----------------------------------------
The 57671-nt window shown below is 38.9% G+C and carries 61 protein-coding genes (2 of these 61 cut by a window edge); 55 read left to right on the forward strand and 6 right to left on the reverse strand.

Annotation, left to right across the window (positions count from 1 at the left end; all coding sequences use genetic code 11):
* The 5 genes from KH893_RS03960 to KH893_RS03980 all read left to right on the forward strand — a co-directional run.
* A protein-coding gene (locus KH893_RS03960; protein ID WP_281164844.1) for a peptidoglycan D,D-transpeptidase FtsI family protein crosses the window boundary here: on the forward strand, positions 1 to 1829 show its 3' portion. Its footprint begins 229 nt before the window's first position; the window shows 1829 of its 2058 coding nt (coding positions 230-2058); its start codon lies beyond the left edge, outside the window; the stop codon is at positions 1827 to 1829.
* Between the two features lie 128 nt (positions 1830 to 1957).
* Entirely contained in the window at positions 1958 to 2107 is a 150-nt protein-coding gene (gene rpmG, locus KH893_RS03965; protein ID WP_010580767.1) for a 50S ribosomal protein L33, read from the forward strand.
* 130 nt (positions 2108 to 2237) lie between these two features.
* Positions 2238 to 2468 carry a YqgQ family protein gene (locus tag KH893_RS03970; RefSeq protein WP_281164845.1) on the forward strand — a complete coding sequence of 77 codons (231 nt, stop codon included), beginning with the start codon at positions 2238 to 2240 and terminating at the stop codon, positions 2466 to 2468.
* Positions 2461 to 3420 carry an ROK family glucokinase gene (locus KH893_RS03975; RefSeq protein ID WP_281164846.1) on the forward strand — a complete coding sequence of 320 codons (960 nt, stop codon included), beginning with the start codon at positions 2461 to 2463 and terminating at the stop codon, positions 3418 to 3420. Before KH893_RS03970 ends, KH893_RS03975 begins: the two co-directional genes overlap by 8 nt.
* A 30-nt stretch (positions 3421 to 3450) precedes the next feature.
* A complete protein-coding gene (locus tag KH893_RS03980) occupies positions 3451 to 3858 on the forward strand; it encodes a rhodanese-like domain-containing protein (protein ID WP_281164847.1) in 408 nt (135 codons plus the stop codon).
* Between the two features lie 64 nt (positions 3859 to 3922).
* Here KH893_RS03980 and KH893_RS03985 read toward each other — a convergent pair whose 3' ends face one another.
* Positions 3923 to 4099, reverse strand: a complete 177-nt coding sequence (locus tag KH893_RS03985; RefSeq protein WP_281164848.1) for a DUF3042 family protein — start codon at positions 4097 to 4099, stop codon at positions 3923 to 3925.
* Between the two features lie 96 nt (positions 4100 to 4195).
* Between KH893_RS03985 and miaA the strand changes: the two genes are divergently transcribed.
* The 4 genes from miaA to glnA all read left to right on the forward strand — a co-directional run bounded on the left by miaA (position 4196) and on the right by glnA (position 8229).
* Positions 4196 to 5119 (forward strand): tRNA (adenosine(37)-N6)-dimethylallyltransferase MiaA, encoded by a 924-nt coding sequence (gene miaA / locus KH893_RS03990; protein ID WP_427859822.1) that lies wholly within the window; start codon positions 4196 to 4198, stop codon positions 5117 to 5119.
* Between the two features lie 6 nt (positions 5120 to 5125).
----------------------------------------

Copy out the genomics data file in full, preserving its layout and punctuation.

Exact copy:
The 57671-nt window shown below is 38.9% G+C and carries 61 protein-coding genes (2 of these 61 cut by a window edge); 55 read left to right on the forward strand and 6 right to left on the reverse strand.

Annotation, left to right across the window (positions count from 1 at the left end; all coding sequences use genetic code 11):
* The 5 genes from KH893_RS03960 to KH893_RS03980 all read left to right on the forward strand — a co-directional run.
* A protein-coding gene (locus KH893_RS03960; protein ID WP_281164844.1) for a peptidoglycan D,D-transpeptidase FtsI family protein crosses the window boundary here: on the forward strand, positions 1 to 1829 show its 3' portion. Its footprint begins 229 nt before the window's first position; the window shows 1829 of its 2058 coding nt (coding positions 230-2058); its start codon lies beyond the left edge, outside the window; the stop codon is at positions 1827 to 1829.
* Between the two features lie 128 nt (positions 1830 to 1957).
* Entirely contained in the window at positions 1958 to 2107 is a 150-nt protein-coding gene (gene rpmG, locus KH893_RS03965; protein ID WP_010580767.1) for a 50S ribosomal protein L33, read from the forward strand.
* 130 nt (positions 2108 to 2237) lie between these two features.
* Positions 2238 to 2468 carry a YqgQ family protein gene (locus tag KH893_RS03970; RefSeq protein WP_281164845.1) on the forward strand — a complete coding sequence of 77 codons (231 nt, stop codon included), beginning with the start codon at positions 2238 to 2240 and terminating at the stop codon, positions 2466 to 2468.
* Positions 2461 to 3420 carry an ROK family glucokinase gene (locus KH893_RS03975; RefSeq protein ID WP_281164846.1) on the forward strand — a complete coding sequence of 320 codons (960 nt, stop codon included), beginning with the start codon at positions 2461 to 2463 and terminating at the stop codon, positions 3418 to 3420. Before KH893_RS03970 ends, KH893_RS03975 begins: the two co-directional genes overlap by 8 nt.
* A 30-nt stretch (positions 3421 to 3450) precedes the next feature.
* A complete protein-coding gene (locus tag KH893_RS03980) occupies positions 3451 to 3858 on the forward strand; it encodes a rhodanese-like domain-containing protein (protein ID WP_281164847.1) in 408 nt (135 codons plus the stop codon).
* Between the two features lie 64 nt (positions 3859 to 3922).
* Here KH893_RS03980 and KH893_RS03985 read toward each other — a convergent pair whose 3' ends face one another.
* Positions 3923 to 4099, reverse strand: a complete 177-nt coding sequence (locus tag KH893_RS03985; RefSeq protein WP_281164848.1) for a DUF3042 family protein — start codon at positions 4097 to 4099, stop codon at positions 3923 to 3925.
* Between the two features lie 96 nt (positions 4100 to 4195).
* Between KH893_RS03985 and miaA the strand changes: the two genes are divergently transcribed.
* The 4 genes from miaA to glnA all read left to right on the forward strand — a co-directional run bounded on the left by miaA (position 4196) and on the right by glnA (position 8229).
* Positions 4196 to 5119 (forward strand): tRNA (adenosine(37)-N6)-dimethylallyltransferase MiaA, encoded by a 924-nt coding sequence (gene miaA / locus KH893_RS03990; protein ID WP_427859822.1) that lies wholly within the window; start codon positions 4196 to 4198, stop codon positions 5117 to 5119.
* Between the two features lie 6 nt (positions 5120 to 5125).